Older people with a poor sense of smell (olfaction) may be at increased risk for serious health problems and premature death, according to a study in the Annals of Internal Medicine.
Researchers analyzed data from almost 2,300 people, ages 71 to 82, whose sense of smell was tested at baseline. Those with poor olfaction had a 46 percent higher 10-year mortality rate than those with good olfaction, after controlling for such factors as age, weight, smoking, activity level, alcohol intake, depression, and medical conditions. Poor olfaction was associated with increased risk of dementia and Parkinson’s disease, as well as unintended weight loss, but these conditions explained only about one-third of the increased mortality rate.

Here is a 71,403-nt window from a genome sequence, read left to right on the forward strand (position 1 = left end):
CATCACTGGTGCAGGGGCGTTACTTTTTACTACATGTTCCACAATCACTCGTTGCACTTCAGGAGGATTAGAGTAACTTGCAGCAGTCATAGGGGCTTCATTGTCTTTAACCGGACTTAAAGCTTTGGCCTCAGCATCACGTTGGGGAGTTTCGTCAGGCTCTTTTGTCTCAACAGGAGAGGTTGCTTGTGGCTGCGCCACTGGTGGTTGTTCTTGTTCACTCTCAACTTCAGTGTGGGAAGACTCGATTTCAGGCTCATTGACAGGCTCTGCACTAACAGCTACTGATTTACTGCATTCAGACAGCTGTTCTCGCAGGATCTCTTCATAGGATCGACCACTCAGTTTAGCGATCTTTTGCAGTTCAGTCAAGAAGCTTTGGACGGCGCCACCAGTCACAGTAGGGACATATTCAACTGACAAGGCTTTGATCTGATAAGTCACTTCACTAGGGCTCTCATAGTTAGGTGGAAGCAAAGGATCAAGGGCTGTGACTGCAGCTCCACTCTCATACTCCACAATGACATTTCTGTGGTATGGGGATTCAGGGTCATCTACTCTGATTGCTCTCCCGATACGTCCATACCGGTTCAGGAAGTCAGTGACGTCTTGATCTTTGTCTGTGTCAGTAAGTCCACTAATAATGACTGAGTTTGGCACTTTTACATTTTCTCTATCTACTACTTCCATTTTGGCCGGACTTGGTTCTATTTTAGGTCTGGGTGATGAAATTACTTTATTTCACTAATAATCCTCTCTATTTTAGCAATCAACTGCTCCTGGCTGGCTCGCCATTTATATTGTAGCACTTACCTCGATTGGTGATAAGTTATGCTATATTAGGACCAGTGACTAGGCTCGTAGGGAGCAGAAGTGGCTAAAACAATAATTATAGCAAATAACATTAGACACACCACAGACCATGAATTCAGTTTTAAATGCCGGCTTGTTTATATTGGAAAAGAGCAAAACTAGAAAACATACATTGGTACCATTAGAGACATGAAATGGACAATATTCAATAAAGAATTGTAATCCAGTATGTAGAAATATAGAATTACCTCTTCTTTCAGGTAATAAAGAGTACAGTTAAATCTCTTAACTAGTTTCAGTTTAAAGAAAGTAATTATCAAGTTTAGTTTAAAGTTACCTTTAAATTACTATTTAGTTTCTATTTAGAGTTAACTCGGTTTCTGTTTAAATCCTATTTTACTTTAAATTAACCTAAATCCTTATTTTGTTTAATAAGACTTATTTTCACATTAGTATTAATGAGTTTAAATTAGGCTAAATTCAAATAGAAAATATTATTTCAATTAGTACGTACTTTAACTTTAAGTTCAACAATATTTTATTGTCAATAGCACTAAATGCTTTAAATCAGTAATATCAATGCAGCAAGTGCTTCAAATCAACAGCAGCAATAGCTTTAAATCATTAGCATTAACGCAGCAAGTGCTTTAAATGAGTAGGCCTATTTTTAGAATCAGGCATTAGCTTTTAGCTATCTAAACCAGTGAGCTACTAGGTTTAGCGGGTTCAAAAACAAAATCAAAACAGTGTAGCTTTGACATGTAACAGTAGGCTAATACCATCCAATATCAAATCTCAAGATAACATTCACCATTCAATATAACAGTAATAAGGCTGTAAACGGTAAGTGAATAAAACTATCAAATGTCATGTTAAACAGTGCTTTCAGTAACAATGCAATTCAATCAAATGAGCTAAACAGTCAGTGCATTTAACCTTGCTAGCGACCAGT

If you’re experiencing impaired sense of smell and it isn’t due to something obvious like a cold or allergies, ask your health care provider about it. Not only can it make food less appealing and cut you off from many of life’s other pleasures, it may be a symptom of an undiagnosed medical condition (such as diabetes or nasal polyps) that can be treated, or a side effect of medication that can possibly be replaced.
This article first appeared in the UC Berkeley Wellness Letter.
Also see Phantom Smells? You're Not Alone.